• Shareholder materials
  • Shareholder communication
  • Processing and mailing of proceeds
  • Advice regarding communication with exchanges and settlement facilitators
  • Tax reporting
  • Post-merger services

Engaging a transfer agent can help your next corporate action or transaction go smoothly and keep shareholder engagement strong.

ClickSWITCH: Friend or Foe


Transferring accounts has long been considered a cumbersome process. Now with a simple click, the company ClickSWITCH has created an easy system that will allow its users the ability to transfer their accounts from one bank to another. ClickSWITCH further eliminates the need to contact each individual biller to transfer bill pay services. The process isn’t 100 percent automated yet (currently about 60 percent of deposits can be digitally transferred without paper documents), and it isn’t instantaneous. However, it does dramatically reduce the effort the consumer must make to switch accounts or open new ones.

The automated account transfer solution is a white label service that banks can use to offer new account holders the ease and speed of digital onboarding. When the transfer is complete, it gives the consumer the option to close the previous account. It takes 5 to 15 days to complete the transfer, although bill pay and automatic deposit data transfer immediately.

The company touts its product as a way to increase customer engagement, a retention tool for banks that have acquired another bank, and as a way to reduce the amount of time that employees spend onboarding new customers manually in the branch.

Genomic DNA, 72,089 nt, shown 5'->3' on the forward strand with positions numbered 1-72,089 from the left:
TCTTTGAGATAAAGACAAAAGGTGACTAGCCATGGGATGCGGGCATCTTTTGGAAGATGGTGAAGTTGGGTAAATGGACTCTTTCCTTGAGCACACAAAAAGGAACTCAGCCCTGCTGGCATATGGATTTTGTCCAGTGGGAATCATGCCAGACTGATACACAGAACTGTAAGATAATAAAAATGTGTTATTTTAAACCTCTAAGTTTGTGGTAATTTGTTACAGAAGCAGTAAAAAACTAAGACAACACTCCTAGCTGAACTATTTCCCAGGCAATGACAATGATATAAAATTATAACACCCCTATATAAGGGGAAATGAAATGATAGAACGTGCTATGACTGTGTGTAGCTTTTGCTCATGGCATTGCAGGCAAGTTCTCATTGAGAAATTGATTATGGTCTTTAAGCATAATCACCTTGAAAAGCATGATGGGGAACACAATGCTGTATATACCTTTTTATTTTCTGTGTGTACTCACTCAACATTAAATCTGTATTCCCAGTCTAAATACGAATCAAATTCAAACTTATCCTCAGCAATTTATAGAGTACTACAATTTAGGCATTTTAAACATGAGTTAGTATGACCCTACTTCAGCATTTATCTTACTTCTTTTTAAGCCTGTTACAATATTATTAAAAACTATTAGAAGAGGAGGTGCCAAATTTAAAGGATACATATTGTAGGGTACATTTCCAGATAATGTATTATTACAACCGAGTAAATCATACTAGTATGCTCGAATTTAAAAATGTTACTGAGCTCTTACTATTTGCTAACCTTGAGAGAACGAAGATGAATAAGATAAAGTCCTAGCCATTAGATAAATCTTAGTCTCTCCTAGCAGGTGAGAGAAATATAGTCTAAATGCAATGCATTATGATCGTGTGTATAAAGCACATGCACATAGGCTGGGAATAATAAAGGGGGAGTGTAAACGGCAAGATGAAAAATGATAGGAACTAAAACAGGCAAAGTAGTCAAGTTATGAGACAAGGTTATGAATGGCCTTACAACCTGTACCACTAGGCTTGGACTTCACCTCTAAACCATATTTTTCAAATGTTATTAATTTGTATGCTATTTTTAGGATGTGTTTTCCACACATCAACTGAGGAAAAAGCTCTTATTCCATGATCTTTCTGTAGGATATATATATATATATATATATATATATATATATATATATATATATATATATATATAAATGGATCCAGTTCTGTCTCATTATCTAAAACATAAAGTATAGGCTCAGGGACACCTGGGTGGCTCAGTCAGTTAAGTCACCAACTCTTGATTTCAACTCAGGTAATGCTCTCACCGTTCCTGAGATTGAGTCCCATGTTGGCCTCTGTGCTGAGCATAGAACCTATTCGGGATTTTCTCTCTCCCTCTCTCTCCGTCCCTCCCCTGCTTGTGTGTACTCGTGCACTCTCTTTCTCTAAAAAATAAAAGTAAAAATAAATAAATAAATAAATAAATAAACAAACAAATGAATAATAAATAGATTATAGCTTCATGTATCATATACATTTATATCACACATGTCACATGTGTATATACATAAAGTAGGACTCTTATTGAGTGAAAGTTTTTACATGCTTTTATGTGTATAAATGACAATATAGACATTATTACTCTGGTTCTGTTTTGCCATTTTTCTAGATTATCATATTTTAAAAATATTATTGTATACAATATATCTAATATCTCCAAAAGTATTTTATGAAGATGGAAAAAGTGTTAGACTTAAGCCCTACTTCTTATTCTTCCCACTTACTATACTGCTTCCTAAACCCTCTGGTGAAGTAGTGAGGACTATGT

ClickSWITCH gets paid a fee of approximately $30 for every account onboarded. By speeding up the transfer of direct deposits, the banks get a profitable new customer faster. The company is using resellers instead of creating a large sales team. Most banks using ClickSWITCH range between $500 million to $10 billion in assets, with some larger institutions also using the product.

Banks inevitably will be concerned about data and security issues. That said, over 300 financial institutions in the U.S. and Canada have found a way to get comfortable enough to use the platform. ClickSWITCH is SSAE16 SOC1 certified. (SSAE16, or Statement on Standards for Attestation Engagements No. 16, is a new internal controls standard put forth by the American Institute of CPAs). The company is bullish about its security practices.

The bigger and broader question: If this works, why wouldn’t every bank have ClickSWITCH or ClickSWITCH-like capabilities? If seamless transfer becomes an industry standard like bill pay, how will banks retain their assets? Deposit flows could become far more volatile, and competition for consumer and business deposits would push banks to create better user experiences. Nontraditional banks and nonbanks that are pouring resources into user interfaces and customer engagement would have a better chance to win the hearts and wallets of customers.

ClickSWITCH is a friend that wants to change how you compete if you’re ready to compete on the strength of your products and customer service. However, for those preferring to rely on the tedious process of changing accounts as a disincentive to prevent your customers from going elsewhere, clickSWITCH is clearly a foe.